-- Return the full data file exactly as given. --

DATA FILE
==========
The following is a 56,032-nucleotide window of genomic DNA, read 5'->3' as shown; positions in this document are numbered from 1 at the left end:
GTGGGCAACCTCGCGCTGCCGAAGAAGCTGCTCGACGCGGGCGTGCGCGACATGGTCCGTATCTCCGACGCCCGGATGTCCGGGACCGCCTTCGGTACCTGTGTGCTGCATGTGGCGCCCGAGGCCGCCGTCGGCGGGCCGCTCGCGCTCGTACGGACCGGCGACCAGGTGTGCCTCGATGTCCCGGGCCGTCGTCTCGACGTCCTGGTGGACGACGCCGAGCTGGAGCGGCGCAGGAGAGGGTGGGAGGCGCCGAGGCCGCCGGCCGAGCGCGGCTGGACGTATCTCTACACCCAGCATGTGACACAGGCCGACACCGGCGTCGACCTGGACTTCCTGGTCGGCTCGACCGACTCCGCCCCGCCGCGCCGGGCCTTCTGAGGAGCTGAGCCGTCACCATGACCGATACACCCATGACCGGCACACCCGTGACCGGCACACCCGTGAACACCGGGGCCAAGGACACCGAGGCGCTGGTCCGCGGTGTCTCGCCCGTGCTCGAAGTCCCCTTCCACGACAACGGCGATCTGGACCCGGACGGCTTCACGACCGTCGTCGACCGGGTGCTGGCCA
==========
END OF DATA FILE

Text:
The following is a 56,032-nucleotide window of genomic DNA, read 5'->3' as shown; positions in this document are numbered from 1 at the left end:
GTGGGCAACCTCGCGCTGCCGAAGAAGCTGCTCGACGCGGGCGTGCGCGACATGGTCCGTATCTCCGACGCCCGGATGTCCGGGACCGCCTTCGGTACCTGTGTGCTGCATGTGGCGCCCGAGGCCGCCGTCGGCGGGCCGCTCGCGCTCGTACGGACCGGCGACCAGGTGTGCCTCGATGTCCCGGGCCGTCGTCTCGACGTCCTGGTGGACGACGCCGAGCTGGAGCGGCGCAGGAGAGGGTGGGAGGCGCCGAGGCCGCCGGCCGAGCGCGGCTGGACGTATCTCTACACCCAGCATGTGACACAGGCCGACACCGGCGTCGACCTGGACTTCCTGGTCGGCTCGACCGACTCCGCCCCGCCGCGCCGGGCCTTCTGAGGAGCTGAGCCGTCACCATGACCGATACACCCATGACCGGCACACCCGTGACCGGCACACCCGTGAACACCGGGGCCAAGGACACCGAGGCGCTGGTCCGCGGTGTCTCGCCCGTGCTCGAAGTCCCCTTCCACGACAACGGCGATCTGGACCCGGACGGCTTCACGACCGTCGTCGACCGGGTGCTGGCCA